Loading presentation...

Present Remotely

Send the link below via email or IM


Present to your audience

Start remote presentation

  • Invited audience members will follow you as you navigate and present
  • People invited to a presentation do not need a Prezi account
  • This link expires 10 minutes after you close the presentation
  • A maximum of 30 users can follow your presentation
  • Learn more about this feature in our knowledge base article

Do you really want to delete this prezi?

Neither you, nor the coeditors you shared it with will be able to recover it again.


How did japan isolate itself?

No description

becca johnston

on 19 June 2014

Comments (0)

Please log in to add your comment.

Report abuse

Transcript of How did japan isolate itself?

How did Japan change?
How did Japan's geography affect its worldview?
How and why did japan isolate itself?
How: The shogun told missionaries to leave the country, all Christian missionaries and foreign traders were forced to leave, as well. he did this because of the influence they were putting on his people. He had churches destroyed and any Japanese Christian was to give up their faith or be executed. People were still coming in, dressed up as traders. Due to this the shogun enforced laws called exclusion laws;
-Newcomers were no longer allowed to enter.
-The Japanese were not allowed to go abroad.
-Ships large enough to make long voyages could no longer be built and existing ones were destroyed.
-Japanese out of the country were forbidden to return.
-Foreign objects were forbidden. Books of Christians and science were banned
-People needed special documents to travel from one domain to another. Curfew was instituted to stop people moving at night. lso wheeled transport was banned.
These made sure that no one was getting in or coming back.
Why: In the late 1500s and early1600s the shogun considered foreigner's threat to his military control. If the daimyos acquired European weapons they could challenge the shogun's authority. these as well as the Christian's God and Church were threats, because of their loyalty to God.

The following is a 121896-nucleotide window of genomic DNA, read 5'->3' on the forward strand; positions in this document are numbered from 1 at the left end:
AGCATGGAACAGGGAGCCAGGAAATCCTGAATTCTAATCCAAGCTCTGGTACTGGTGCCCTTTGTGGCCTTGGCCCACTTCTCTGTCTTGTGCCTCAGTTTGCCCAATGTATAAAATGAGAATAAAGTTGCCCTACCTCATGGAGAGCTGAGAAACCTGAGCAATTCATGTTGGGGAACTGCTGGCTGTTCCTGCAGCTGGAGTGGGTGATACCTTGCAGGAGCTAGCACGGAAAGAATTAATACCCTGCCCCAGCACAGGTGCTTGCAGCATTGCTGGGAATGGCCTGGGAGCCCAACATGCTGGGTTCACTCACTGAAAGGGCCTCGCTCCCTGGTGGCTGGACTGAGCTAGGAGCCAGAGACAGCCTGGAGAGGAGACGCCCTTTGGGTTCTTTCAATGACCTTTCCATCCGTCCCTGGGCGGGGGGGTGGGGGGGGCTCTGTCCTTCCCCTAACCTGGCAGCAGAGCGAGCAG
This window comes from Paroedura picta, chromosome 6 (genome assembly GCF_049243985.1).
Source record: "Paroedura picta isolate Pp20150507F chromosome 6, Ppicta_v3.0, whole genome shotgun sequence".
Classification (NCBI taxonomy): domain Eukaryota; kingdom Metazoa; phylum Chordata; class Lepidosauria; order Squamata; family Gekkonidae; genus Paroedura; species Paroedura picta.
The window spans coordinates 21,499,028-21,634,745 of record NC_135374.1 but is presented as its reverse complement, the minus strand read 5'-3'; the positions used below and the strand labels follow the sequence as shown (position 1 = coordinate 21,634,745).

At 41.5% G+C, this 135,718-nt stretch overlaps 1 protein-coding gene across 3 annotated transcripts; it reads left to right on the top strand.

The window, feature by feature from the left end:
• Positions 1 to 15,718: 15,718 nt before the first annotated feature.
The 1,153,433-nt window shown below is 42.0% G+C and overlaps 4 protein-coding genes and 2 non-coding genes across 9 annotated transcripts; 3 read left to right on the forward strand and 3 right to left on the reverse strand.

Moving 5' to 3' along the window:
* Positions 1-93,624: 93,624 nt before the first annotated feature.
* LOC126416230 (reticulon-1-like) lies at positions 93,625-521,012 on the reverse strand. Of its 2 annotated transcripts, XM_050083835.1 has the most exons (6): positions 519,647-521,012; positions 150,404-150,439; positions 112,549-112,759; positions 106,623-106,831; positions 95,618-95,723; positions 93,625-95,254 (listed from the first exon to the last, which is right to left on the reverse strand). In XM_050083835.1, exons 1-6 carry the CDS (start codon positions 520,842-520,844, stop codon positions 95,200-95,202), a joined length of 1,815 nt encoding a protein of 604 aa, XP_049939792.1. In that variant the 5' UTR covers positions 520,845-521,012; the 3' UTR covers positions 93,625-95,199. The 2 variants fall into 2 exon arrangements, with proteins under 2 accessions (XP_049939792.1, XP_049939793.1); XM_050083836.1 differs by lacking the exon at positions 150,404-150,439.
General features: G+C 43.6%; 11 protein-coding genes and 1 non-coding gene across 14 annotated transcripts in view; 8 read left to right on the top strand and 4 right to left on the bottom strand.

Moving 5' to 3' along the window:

Different classes got more or less power. Strict rules governed the behavior of each class. There were 216 rules regulating the way people were to dress. These rules included the higher classes, like the emperor, and the lower classes, like peasants. An example of one of these are peasants couldn't where silk, even if they harvested silk. Rules for possessions and who had to bow to who, and how low to bow. They had strict punishments that enforced fear upon the people. The shogun increased his power over people.
Good; Farmers increased production by irrigating and growing two crops on the same piece of land during one growing season. Road improvements were funded by daimyos. This helped increase trade. Population increased in urban centers. Silver and gold coins were introduced as money as well.
Bad; There was no foreign trade allowing no other goods and ideas. There was overtaxing and some people couldnt pay them. Rice was still a main use of currency.
Due to peace the people had a lot of time for art and it was able to flourish. Examples are; a form of male only theaters called Kabuki, tea rituals that brought enjoyment and peace of mind, and sumo wrestling, which was a religious performance, as well as an entertainment. Haikus; a type of poetry, large, life-like puppet theaters called bunrakus used to reenact great ordeals, and martial arts it changed not only to teach to kill, but also to develop people through discipline. Two other examples are woodblocks (a form of writing) and "The Floating World" where rules were relaxed. After their occupation along with duties men could unwind here, under the shoguns surveillance.